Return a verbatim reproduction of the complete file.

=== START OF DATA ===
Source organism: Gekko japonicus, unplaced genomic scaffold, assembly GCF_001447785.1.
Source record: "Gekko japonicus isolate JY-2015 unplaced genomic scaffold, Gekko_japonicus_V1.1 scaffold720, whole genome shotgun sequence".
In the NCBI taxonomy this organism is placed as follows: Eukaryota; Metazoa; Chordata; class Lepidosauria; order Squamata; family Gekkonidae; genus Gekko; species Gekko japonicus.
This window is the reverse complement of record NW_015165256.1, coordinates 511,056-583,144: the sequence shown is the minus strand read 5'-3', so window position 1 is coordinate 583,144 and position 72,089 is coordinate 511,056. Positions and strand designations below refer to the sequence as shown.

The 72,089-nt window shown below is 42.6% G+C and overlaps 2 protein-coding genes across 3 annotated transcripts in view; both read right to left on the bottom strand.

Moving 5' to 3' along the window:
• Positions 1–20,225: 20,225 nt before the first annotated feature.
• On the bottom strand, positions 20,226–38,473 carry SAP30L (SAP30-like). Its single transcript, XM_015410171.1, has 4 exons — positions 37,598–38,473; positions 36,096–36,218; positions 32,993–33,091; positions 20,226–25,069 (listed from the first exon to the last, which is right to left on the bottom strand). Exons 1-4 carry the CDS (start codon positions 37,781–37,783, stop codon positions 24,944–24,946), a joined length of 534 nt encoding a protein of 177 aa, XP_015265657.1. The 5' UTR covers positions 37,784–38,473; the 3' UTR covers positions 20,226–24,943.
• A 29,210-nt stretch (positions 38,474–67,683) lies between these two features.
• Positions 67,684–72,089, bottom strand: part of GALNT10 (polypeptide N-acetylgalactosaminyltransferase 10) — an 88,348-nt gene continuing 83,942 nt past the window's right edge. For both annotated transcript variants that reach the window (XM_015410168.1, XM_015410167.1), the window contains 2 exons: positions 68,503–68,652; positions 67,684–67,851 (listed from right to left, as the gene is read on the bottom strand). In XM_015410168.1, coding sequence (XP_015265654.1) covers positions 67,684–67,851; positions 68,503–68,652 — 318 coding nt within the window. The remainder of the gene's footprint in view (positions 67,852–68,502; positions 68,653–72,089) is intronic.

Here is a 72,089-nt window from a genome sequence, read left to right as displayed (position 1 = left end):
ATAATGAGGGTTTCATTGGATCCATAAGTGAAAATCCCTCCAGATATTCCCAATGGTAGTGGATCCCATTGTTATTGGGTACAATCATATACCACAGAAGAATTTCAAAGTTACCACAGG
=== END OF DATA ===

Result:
Source organism: Gekko japonicus, unplaced genomic scaffold, assembly GCF_001447785.1.
Source record: "Gekko japonicus isolate JY-2015 unplaced genomic scaffold, Gekko_japonicus_V1.1 scaffold720, whole genome shotgun sequence".
In the NCBI taxonomy this organism is placed as follows: Eukaryota; Metazoa; Chordata; class Lepidosauria; order Squamata; family Gekkonidae; genus Gekko; species Gekko japonicus.
This window is the reverse complement of record NW_015165256.1, coordinates 511,056-583,144: the sequence shown is the minus strand read 5'-3', so window position 1 is coordinate 583,144 and position 72,089 is coordinate 511,056. Positions and strand designations below refer to the sequence as shown.

The 72,089-nt window shown below is 42.6% G+C and overlaps 2 protein-coding genes across 3 annotated transcripts in view; both read right to left on the bottom strand.

Moving 5' to 3' along the window:
• Positions 1–20,225: 20,225 nt before the first annotated feature.
• On the bottom strand, positions 20,226–38,473 carry SAP30L (SAP30-like). Its single transcript, XM_015410171.1, has 4 exons — positions 37,598–38,473; positions 36,096–36,218; positions 32,993–33,091; positions 20,226–25,069 (listed from the first exon to the last, which is right to left on the bottom strand). Exons 1-4 carry the CDS (start codon positions 37,781–37,783, stop codon positions 24,944–24,946), a joined length of 534 nt encoding a protein of 177 aa, XP_015265657.1. The 5' UTR covers positions 37,784–38,473; the 3' UTR covers positions 20,226–24,943.
• A 29,210-nt stretch (positions 38,474–67,683) lies between these two features.
• Positions 67,684–72,089, bottom strand: part of GALNT10 (polypeptide N-acetylgalactosaminyltransferase 10) — an 88,348-nt gene continuing 83,942 nt past the window's right edge. For both annotated transcript variants that reach the window (XM_015410168.1, XM_015410167.1), the window contains 2 exons: positions 68,503–68,652; positions 67,684–67,851 (listed from right to left, as the gene is read on the bottom strand). In XM_015410168.1, coding sequence (XP_015265654.1) covers positions 67,684–67,851; positions 68,503–68,652 — 318 coding nt within the window. The remainder of the gene's footprint in view (positions 67,852–68,502; positions 68,653–72,089) is intronic.

Here is a 72,089-nt window from a genome sequence, read left to right as displayed (position 1 = left end):
ATAATGAGGGTTTCATTGGATCCATAAGTGAAAATCCCTCCAGATATTCCCAATGGTAGTGGATCCCATTGTTATTGGGTACAATCATATACCACAGAAGAATTTCAAAGTTACCACAGG